The middle deoxyribose sugar section means these molecules are referred to as ‘gapmers’. Enzymes like Ribonuclease H that normally cut up RNA when still bound to DNA in natural replication processes can do the same when mRNA is bound to the gapmers. ‘Ribonuclease H recognises the DNA/RNA heteroduplex and causes the degradation of the RNA, releasing the DNA, or in our case the oligonucleotide, to bind to other RNA,’ Bennett says. ‘It’s a catalytic mechanism.’ In Kynamro, this destroys mRNA in the liver that would produce a protein called apolipoprotein B that carries fat around the body.
Beyond rare diseases
Amid several Isis mRNA-degrading oligonucleotides in advanced development stages, one candidate notably doesn’t use this approach. Since August 2014, ISIS-SMNrx has entered a series of pivotal Phase III clinical trials for spinal muscular atrophy (SMA). Although it only affects about one in 10,000 people, it is the most common genetic killer of infants. In SMA, infants don’t make enough of the ‘survival of motor neuron’ (SMN) protein, meaning motor neurons progressively die off. The disease is normally caused by mutations in the gene SMN1.
However, most people have a second gene called SMN2 that mostly produces a less stable SMN protein. That is because the SMN2 gene has a very slightly different sequence, explains Adrian Krainer from Cold Spring Harbor Laboratory in Long Island, New York. Splicing repressor proteins naturally block an exon in the derived mRNA from being included in the SMN protein, making it unstable. Working with Krainer, Isis has developed an oligonucleotide drug that modulates splicing to make stable SMN2 -derived SMN protein. ‘What we do could be called exon inclusion,’ Krainer says. ‘Blocking splicing repressor proteins from binding the SMN2 RNA restores the exon.’
Delivering these drugs may heavily depend on chemistry
Kaye believes that Sarepta’s PMOs could also be used to fight SMA, but the company’s testing is at an early stage. He emphasises the broad possible range of diseases that may be targeted using oligonucleotides to manipulate RNA, likening it to a temporary, potentially safer form of gene therapy. ‘If anything goes wrong we just stop giving the drug,’ he says.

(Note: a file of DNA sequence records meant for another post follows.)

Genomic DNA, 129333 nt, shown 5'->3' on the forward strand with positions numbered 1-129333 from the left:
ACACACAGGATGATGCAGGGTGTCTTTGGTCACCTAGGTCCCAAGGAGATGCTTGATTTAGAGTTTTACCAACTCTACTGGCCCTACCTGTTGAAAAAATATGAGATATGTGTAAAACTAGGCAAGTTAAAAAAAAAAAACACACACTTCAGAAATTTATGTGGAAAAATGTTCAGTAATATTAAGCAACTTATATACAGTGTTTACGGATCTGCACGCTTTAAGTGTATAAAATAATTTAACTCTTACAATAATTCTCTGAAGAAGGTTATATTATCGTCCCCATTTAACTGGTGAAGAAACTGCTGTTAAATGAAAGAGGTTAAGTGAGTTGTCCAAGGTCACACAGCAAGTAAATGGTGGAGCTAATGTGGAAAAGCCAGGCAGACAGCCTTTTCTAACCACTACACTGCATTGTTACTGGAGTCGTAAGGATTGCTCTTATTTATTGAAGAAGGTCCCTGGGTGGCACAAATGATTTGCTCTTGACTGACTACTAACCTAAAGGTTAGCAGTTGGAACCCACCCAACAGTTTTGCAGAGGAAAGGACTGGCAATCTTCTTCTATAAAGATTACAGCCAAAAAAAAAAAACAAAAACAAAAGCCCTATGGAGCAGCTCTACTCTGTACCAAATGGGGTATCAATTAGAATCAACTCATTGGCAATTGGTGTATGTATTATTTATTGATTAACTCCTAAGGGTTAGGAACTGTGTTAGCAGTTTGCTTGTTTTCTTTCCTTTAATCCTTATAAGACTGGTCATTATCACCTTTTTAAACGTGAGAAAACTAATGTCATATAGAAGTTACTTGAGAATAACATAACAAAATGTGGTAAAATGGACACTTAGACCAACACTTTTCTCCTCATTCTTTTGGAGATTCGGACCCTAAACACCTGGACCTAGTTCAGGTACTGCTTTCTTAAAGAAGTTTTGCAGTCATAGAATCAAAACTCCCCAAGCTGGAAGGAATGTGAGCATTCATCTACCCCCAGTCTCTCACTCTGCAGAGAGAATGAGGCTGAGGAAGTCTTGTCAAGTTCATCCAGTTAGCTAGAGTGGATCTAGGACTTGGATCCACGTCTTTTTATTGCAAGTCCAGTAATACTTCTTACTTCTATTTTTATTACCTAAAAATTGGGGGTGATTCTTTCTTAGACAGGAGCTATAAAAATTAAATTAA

Sarepta has also developed experimental oligonucleotide therapies for the haemorrhagic fever viruses Ebola and Marburg that would function similarly to Vitravene.3 But with government funding for such studies now in decline, its focus has shifted to antibiotic resistant bacteria.4 ‘We target gram negative infections, making previously resistant bacteria vulnerable by knocking out genes,’ Kaye explains.
Kaye highlights cancer as another potential application. Isis is already active in this area, with custirsen, an oligonucleotide it helped develop to block the synthesis of a protein key to cancer’s survival, in phase III trials. Among Isis’ other cancer projects, it is also working with Krainer on a new target in very early preclinical studies. ‘We’re interested in pyruvate kinase, which seems to be involved in the Warburg effect, the unique glycolytic metabolism of cancer cells,’ Krainer says. ‘The idea is to force cancer cells to make a different pyruvate kinase so that they cannot sustain metabolism.’
However, Bennett emphasises that the risks inherent in such efforts are greater than for genetic diseases. This is exemplified by the phosphorothioate oligonucleotide oblimersen, which targets mRNA encoding a protein that many cancers use to hold off programmed cell death. From 1999, this drug went through at least 45 clinical trials, but ultimately the research programme was terminated and its developer Genta declared bankrupt.
‘There are unique difficulties in delivering oligonucleotide-based drugs into tumours and cancer cells,’ explains Krainer. ‘Their cell surfaces may look different, tumours may be encapsulated. So solutions need to be found to deliver these drugs, and that may heavily depend on chemistry.’